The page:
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"Kick It" for Water

Students learn the importance of water and work on their soccer skills in this fun game

Tags: nutrition activities, middle school, additional activities

Description: Students kick a soccer ball around while learning the importance of drinking water.
Objective: Students will be encouraged to drink water instead of soda or sweetened beverages.
Materials: One medium-sized ball for every group of four students; and, optionally, a jug of water and plastic cups
  1. Divide the class into groups of four students. Ask each group to stand in a large square shape with one student in each corner of the box. Students should stand approximately five feet away from each other.
  2. Give each group a ball and ask the students if they know what the best sports drink is.
  3. Tell them it is water, and that they should drink about eight cups of water every day. They should drink more water if they are exercising heavily, especially in hot weather.
  4. Tell them water has no calories, clears the skin, keeps hair shiny, and helps them exercise well. Explain that we lose water from our bodies each day (just by living)— about 3 cups lost from sweating and 2-4 cups from breathing!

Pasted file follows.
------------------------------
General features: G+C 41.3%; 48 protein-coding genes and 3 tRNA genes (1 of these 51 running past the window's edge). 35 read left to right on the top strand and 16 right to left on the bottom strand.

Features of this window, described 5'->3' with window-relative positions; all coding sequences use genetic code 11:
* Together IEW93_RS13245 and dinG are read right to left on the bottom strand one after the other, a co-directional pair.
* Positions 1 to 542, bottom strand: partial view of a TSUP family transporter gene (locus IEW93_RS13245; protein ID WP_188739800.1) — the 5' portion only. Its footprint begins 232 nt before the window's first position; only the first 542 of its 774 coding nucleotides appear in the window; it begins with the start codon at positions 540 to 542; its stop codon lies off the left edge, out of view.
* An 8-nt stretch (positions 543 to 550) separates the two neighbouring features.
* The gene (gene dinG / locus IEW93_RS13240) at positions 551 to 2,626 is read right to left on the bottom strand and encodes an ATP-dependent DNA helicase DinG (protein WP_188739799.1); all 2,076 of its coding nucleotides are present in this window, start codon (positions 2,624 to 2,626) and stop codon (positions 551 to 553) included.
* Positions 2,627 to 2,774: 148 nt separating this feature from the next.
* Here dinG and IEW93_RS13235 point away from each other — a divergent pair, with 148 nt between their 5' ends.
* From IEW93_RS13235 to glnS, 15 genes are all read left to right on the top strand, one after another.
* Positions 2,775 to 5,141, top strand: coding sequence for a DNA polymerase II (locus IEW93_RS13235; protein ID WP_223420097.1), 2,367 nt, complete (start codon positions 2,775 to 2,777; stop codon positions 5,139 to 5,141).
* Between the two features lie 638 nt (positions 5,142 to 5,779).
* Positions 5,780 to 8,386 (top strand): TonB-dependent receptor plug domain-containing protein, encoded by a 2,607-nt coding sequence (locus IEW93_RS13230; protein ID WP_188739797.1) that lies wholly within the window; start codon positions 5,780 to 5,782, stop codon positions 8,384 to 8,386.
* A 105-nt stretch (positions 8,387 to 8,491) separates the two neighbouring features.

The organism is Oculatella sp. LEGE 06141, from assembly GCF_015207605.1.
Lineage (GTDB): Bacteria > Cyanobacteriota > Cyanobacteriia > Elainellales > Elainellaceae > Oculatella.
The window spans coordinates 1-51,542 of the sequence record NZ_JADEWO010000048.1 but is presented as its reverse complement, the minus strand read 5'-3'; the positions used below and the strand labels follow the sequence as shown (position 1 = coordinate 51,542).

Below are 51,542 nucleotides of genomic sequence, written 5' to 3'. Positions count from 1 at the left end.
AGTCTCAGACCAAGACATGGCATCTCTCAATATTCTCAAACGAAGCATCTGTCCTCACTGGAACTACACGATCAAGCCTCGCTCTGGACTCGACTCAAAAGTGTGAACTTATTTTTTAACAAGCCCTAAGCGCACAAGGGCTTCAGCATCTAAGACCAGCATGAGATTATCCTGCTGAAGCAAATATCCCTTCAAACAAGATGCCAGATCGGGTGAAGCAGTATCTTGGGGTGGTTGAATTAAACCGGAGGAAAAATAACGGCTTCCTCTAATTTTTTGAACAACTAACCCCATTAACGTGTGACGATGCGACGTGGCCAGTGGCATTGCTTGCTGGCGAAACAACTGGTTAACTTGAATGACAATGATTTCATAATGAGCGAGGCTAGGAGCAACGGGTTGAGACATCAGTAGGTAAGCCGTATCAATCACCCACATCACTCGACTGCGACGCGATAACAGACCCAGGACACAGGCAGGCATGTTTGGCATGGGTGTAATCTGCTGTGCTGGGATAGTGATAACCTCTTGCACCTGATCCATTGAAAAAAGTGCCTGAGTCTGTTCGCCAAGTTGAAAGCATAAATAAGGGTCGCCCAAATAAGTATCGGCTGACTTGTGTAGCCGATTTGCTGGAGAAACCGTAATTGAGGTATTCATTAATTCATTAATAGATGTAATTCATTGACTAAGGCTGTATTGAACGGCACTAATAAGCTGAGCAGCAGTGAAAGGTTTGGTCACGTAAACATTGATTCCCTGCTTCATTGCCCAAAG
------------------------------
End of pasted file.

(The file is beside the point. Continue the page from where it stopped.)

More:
5. Ask them "What happens when we don’t drink as much water as our body needs?" (We are thirsty, get dry skin, chapped lips, feel fatigued (very tired), light-headed, and get headaches.)
  6. Explain that many drinks advertised as sports drinks are high in sugar and can actually dehydrate them so they should try to only drink sports drinks if they are exercising heavily for an hour or more.
  7. Have them pass the ball around the square to their group members in the following ways: kicking the ball only to the person on their right or kicking the ball only to the person on their left.
  8. Tell them with each successful kick, (the ball is both kicked and received), they get a new letter in the word water.
  9. If they make a mistake, all the letters they have accumulated are erased and they must start spelling the word all over again.
  10. Once they have successfully spelled "W-A-T-E-R" eight times, they are finished.

Anyone who engages in physical activity needs to make sure that lost fluids are replaced. It is important that students make sure they drink fluids before, during, and after physical activity.

  • Two hours before physical activity--drink 2-3 cups
  • Five to 15 minutes before--drink 1-2 cups
  • During--drink ½ to 1 cup every 15 to 20 minutes
  • After--drink 2 cups for every pound of weight loss

Sports drinks with glucose, glucose polymer, and sucrose stimulate fluid absorption. The carbohydrates also provide an energy boost for high-intensity workouts. But sports drinks are only necessary when working out for more than an hour. Fruit juice and carbonated sodas are too rich in carbohydrates and can cause stomach cramps and nausea. Students should avoid drinks that contain fructose as the main carbohydrate source (it can cause cramping), or have a lot of sodium or caffeine.

Related National Standards

NHES: 5.8.6, 7.8.1, 7.8.2
NSPE: 1, 5
NS: NS.5-8.6

Further information about the national standards can be found here.

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